At WallBuilders we strive to “present America’s forgotten history and heroes,
with an emphasis on our moral, religious, and constitutional heritage,” so
Wentworth Cheswell (sometimes Chiswell or Cheswill) is a perfect subject for our
He was the grandson of black slave Richard Cheswell (who early gained his
freedom and in 1717 and became the first black to own property in the colony of
New Hampshire); and he was the son of Hopestill Cheswell, a notable homebuilder
who built the homes of several patriot leaders, including John Paul Jones and
the Rev. Samuel Langdon. Wentworth was named after the famous Wentworth family,
from whom came several state governors, including Benning Wentworth – the
governor at the time of Wentworth’s birth.
In 1763, Wentworth began attending an academy in Byfield, Massachusetts (30
miles from his home), where for four years he received an extensive education,
studying Latin, Greek, swimming, horsemanship, reading, writing, and
In 1767, he returned home and became a schoolteacher, also marrying Mary
Davis (they eventually had 13 children – 4 sons and 9 daughters). At the age of
21, he had already become an established and educated property owner and a
stalwart in his local church, even holding a church pew.
The following year, Wentworth was elected town constable – the first of many
offices he held throughout his life. Two years later in 1770, he was elected
town selectman (the selectmen were considered the “town fathers” of a
community). Other town offices in which he served included seven years as
Auditor, six years as Assessor, two years as Coroner, seven years as town
Moderator (presiding over town meetings), and twelve years as Justice of the
Peace, overseeing trials, settling disputes, and executing deeds, wills, and
legal documents. (View an 1813 document signed by Cheswell as justice of the
peace.) For half a century – including every year from 1768 until 1817 –
Wentworth held some position in local government.
In addition to his civic service, Wentworth was also a patriot leader. In
fact, the town selected him as the messenger for the Committee of Safety – the
central nervous system of the American Revolution that carried intelligence and
messages back and forth between strategic operational centers. Serving in that
position, Wentworth undertook the same task as Paul Revere, making an all-night
ride to warn citizens of imminent British invasion.
In April 1776, he signed a document in which he pledged, “at the risk of . .
. live and fortune,” to take up arms to resist the British, and in September
1777, he enlisted in a company of Light Horse Volunteers commanded by Colonel
John Langdon (Langdon later became one of the 55 Founding Fathers who drafted
the U. S. Constitution, then a framer of the Bill of Rights, and later the New
Hampshire governor). Langdon’s company made a 250-mile march to Saratoga, New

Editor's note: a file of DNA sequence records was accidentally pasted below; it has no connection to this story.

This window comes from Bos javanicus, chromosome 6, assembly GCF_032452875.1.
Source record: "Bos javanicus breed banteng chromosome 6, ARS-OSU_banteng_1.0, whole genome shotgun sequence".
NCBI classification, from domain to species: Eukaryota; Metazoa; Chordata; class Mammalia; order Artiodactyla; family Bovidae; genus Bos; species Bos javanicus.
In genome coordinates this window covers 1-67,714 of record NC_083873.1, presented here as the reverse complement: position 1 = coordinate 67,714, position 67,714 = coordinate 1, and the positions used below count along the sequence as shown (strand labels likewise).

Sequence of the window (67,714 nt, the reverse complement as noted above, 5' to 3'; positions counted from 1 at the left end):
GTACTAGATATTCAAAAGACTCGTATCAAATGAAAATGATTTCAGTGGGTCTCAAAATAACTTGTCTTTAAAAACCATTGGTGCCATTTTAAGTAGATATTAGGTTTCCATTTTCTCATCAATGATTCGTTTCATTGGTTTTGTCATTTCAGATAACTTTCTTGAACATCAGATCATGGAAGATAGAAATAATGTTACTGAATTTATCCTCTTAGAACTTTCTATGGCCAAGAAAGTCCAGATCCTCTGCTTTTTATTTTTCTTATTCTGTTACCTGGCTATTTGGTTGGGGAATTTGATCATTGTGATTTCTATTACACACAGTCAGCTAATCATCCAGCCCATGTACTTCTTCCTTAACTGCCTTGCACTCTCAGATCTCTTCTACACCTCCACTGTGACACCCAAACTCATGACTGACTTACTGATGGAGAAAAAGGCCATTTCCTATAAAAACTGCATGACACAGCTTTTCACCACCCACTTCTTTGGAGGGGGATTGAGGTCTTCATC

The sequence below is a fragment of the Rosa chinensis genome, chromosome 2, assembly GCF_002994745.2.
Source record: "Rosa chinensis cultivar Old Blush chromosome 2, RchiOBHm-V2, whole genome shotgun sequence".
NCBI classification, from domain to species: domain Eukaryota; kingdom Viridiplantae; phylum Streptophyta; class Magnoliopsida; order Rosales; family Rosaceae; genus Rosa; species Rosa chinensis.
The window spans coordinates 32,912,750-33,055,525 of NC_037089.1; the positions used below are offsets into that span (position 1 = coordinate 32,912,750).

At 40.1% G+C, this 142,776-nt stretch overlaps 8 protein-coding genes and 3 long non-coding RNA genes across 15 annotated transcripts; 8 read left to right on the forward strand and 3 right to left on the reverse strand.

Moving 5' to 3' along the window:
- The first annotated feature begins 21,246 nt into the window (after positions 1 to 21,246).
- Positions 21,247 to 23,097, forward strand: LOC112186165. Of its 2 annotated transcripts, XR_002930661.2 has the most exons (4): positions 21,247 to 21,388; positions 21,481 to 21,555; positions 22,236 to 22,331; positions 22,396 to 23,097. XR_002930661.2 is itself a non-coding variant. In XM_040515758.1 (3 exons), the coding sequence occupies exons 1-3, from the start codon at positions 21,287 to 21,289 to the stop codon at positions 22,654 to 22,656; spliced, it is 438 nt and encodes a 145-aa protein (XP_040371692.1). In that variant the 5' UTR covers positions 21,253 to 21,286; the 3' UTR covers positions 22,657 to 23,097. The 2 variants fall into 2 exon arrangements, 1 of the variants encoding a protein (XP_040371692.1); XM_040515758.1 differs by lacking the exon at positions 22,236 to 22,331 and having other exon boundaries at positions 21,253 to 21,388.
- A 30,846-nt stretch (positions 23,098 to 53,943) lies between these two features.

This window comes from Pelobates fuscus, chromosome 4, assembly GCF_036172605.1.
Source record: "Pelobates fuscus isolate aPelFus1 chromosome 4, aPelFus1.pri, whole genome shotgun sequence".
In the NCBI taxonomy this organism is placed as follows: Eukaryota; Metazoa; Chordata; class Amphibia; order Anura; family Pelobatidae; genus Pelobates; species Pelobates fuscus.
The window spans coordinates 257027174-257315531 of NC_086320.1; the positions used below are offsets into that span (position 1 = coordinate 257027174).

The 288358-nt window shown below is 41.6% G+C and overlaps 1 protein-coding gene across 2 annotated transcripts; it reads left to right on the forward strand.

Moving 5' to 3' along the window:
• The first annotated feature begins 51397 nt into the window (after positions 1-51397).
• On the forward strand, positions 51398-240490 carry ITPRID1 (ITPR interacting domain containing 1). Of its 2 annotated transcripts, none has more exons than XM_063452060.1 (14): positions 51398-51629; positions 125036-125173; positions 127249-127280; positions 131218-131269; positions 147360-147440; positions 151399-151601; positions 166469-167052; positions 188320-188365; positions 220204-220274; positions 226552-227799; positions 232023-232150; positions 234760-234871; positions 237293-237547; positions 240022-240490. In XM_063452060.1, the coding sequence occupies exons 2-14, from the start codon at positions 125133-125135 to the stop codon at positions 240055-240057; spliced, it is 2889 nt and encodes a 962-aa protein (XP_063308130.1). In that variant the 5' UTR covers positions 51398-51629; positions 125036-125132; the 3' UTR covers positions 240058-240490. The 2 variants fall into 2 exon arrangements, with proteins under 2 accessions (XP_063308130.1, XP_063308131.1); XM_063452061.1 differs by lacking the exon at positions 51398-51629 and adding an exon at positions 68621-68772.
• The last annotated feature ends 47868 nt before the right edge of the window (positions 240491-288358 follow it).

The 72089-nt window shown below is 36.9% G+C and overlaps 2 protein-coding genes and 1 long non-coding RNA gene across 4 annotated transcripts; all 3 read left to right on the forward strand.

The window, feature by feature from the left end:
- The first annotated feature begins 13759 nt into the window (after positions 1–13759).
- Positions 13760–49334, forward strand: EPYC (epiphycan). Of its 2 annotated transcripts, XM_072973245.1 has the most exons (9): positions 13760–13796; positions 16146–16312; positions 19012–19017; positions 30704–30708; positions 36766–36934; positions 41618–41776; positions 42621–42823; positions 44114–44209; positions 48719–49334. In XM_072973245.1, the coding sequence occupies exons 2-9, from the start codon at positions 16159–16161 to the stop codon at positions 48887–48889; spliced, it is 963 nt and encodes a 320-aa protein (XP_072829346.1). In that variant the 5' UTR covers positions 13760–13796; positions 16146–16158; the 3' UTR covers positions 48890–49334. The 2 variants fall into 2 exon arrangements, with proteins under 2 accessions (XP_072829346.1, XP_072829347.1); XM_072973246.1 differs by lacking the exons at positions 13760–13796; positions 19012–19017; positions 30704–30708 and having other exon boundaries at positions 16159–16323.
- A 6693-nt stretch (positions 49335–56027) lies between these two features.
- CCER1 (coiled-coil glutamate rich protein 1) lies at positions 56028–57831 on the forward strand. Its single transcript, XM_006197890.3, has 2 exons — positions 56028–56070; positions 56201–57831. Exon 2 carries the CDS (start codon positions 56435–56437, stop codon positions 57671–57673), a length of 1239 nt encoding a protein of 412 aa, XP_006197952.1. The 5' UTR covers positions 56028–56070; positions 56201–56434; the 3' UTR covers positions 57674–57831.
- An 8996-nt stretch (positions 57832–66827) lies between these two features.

York, to join with the Continental Army under General Horatio Gates to defeat
British General Burgoyne at the Battle of Saratoga – the first major American
victory in the Revolution.
After returning from Saratoga, in the spring of 1778, Wentworth was elected
to the convention to draft the state’s first constitution, but some unknown
event prevented his attendance.
Wentworth also served as Newmarket’s unofficial historian, copying town
records from 1727 (including the records of various church meetings) and
chronicling old stories of the town as well as its current events. Additionally,
having investigated and made extensive notes on numerous artifacts and relics he
discovered in the region around Newmarket, he is considered the state’s first
archeologist. Therefore, when the Rev. Jeremy Belknap published his famous
three-volume History of New Hampshire (1784-1792), he relied on (and
openly acknowledged) much information he gleaned from Wentworth.
In 1801, Wentworth helped start the town library to preserve and disseminate
useful knowledge and virtue. His commitment to providing helpful information is
not surprising, for not only had he become a school teacher in 1767 but in 1776
he was elected as one of five men to regulate and oversee the schools of
In 1817, in his 71st year of age, Wentworth succumbed to typhus fever and was
buried on the family farm, where other members of his family were later buried.
In fact, when his daughter Martha died (his last surviving heir), her will
provided that any members or descendants of the family could forever forward be
buried on the farm. Unfortunately, that family graveyard long lay in disrepair,
but in recent years friends and family have managed to restore it.
The legacy of Wentworth Cheswell is a lasting one: a patriot, teacher, and
church leader; an historian, archeologist, and educator; a judge and official
elected to numerous offices (he is considered the first black American elected
to office in America). He is truly one of our forgotten patriots but he is a
laudable example for all Americans – a hero worth remembering and
honoring during Black History Month.
William C. Nell, The Colored Patriots of the American
Revolution, With Sketches of Several Distinguished Colored Persons: To Which is
Added a Brief Survey of the Conditions and Prospects of Colored Americans
(Boston: Robert F. Wallcut, 1855), pp. 120-121.
Sidney and Emma Nogrady Kaplan, The Black Presence in the Era of the
American Revolution, Revised Edition (Amherst: The University of
Massachusetts Press, 1989), pp. 200-202.
Thomas Truxtun Moebs, Black Soldiers-Black Sailors-Black Ink: Research
Guide on African-Americans in U.S. Military History, 1526-1900 (Chesapeake
Bay: Moebs Publishing Company, 1994), pp. 226, 259, 280.